Lamina-associated polypeptide (LAP) 2α is a nonmembrane-bound LAP2 isoform that forms complexes with nucleoplasmic A-type lamins. In this study, we show that the overexpression of LAP2α in fibroblasts reduced proliferation and delayed entry into the cell cycle from a G0 arrest. In contrast, stable down-regulation of LAP2α by RNA interference accelerated proliferation and interfered with cell cycle exit upon serum starvation. The LAP2α-linked cell cycle phenotype is mediated by the retinoblastoma (Rb) protein because the LAP2α COOH terminus directly bound Rb, and overexpressed LAP2α inhibited E2F/Rb-dependent reporter gene activity in G1 phase in an Rb-dependent manner. Furthermore, LAP2α associated with promoter sequences in endogenous E2F/Rb-dependent target genes in vivo and negatively affected their expression. In addition, the expression of LAP2α in proliferating preadipocytes caused the accumulation of hypophosphorylated Rb, which is reminiscent of noncycling cells, and initiated partial differentiation into adipocytes. The effects of LAP2α on cell cycle progression and differentiation may be highly relevant for the cell- and tissue-specific phenotypes observed in laminopathic diseases.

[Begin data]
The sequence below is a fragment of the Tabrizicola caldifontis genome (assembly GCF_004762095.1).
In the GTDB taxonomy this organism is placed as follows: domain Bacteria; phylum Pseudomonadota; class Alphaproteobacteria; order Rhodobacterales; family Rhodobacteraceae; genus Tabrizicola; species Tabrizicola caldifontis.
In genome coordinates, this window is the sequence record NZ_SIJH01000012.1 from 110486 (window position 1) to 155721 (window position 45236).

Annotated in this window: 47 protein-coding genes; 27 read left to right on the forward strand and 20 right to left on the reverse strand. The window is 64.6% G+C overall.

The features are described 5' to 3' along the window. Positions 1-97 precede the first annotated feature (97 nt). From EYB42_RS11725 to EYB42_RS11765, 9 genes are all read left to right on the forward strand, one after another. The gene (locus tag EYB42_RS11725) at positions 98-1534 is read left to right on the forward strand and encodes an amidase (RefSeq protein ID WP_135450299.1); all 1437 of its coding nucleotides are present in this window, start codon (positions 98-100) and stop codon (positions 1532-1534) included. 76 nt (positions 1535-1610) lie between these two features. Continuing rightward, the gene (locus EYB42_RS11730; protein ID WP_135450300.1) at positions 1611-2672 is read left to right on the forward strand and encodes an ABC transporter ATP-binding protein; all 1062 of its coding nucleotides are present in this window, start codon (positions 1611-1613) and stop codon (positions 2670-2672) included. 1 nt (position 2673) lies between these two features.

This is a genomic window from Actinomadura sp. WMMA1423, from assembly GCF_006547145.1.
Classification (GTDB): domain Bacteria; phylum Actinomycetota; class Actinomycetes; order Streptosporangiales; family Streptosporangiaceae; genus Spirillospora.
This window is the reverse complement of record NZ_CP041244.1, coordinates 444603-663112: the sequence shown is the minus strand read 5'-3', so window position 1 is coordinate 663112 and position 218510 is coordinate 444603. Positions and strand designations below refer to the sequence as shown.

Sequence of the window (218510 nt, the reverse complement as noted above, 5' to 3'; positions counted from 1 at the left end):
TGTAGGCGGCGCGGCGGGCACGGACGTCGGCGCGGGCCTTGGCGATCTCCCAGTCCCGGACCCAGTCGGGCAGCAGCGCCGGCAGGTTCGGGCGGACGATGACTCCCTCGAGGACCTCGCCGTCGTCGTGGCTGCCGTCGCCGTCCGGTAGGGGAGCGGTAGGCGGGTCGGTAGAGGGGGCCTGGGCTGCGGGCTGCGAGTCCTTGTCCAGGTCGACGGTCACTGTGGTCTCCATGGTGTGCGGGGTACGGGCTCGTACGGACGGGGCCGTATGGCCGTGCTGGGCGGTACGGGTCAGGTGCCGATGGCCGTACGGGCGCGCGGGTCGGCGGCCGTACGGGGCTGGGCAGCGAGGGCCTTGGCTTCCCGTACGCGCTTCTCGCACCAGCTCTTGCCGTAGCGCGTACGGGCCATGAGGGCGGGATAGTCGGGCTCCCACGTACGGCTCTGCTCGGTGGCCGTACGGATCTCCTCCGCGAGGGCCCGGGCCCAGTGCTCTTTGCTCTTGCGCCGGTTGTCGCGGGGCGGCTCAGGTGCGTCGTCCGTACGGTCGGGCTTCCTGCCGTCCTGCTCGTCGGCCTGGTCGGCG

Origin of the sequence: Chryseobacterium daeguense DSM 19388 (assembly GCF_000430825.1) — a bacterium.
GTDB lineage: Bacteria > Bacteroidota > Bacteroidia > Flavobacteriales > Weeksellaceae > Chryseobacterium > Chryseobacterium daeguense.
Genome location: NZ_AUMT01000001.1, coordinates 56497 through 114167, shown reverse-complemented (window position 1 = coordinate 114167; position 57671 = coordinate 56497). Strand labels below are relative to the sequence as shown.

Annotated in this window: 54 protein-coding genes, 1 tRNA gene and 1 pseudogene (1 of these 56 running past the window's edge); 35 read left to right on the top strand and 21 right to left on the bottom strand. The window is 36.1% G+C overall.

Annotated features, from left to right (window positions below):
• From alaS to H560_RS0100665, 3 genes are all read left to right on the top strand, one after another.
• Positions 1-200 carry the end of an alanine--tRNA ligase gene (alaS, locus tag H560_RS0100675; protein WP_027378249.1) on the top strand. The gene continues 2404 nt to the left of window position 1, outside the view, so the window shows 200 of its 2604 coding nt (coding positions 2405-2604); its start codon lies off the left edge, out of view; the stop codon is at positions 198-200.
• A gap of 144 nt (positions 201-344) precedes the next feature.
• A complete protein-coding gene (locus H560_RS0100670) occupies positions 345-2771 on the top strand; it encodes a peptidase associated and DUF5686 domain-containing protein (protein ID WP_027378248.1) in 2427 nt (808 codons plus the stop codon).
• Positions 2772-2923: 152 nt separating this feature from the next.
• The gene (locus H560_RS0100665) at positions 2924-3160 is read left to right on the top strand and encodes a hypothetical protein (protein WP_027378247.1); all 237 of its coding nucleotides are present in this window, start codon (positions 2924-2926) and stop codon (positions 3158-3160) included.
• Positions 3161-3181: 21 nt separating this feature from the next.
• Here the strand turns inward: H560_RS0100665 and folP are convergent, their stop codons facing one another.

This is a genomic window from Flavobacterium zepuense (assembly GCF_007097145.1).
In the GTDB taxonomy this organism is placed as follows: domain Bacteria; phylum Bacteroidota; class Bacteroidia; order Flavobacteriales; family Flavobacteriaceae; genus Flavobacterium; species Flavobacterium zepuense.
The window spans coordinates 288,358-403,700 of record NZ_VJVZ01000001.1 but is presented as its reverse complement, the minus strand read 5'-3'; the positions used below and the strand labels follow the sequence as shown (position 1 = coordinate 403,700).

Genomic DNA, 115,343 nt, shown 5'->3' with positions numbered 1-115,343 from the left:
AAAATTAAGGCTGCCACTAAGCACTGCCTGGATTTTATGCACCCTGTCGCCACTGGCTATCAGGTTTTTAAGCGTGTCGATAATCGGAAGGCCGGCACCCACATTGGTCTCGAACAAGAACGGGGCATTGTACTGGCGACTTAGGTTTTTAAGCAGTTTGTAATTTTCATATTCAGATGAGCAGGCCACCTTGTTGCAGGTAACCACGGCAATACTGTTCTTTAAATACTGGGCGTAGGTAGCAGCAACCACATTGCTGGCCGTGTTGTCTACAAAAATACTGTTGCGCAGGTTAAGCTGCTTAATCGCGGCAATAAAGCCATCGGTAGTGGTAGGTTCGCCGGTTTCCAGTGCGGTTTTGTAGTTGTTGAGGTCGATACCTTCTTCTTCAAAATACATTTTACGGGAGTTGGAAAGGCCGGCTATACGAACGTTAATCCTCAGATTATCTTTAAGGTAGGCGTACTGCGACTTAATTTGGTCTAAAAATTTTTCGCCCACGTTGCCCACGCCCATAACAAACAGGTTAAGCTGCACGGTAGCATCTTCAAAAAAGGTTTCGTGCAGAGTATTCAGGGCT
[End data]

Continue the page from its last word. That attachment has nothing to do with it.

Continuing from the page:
The nuclear lamina is part of the nuclear envelope in multicellular eukaryotes opposing the inner nuclear membrane (Hutchison and Worman, 2004; Gruenbaum et al., 2005). The major components of the nuclear lamina are type V intermediate filament proteins referred to as lamins (Hutchison, 2002; Shumaker et al., 2003) and various lamin-binding proteins (Burke and Stewart, 2002). In mammals, at least one of the B-type lamins, encoded by LMNB1 and LMNB2, is constitutively expressed and essential for cell viability. The A-type lamins A and C, encoded by LMNA, are expressed in most terminally differentiated somatic cells but are absent in early embryos and some undifferentiated cells. Interestingly, lamins A and C are also found in the nucleoplasm as discrete foci, filamentous structures, or are uniformly distributed throughout the nucleus (Dechat et al., 2000) and have been implicated in chromatin organization (Gruenbaum et al., 2005), DNA replication (Moir et al., 2000), RNA Pol II–dependent transcription (Spann et al., 2002), and control of gene expression (Gruenbaum et al., 2005).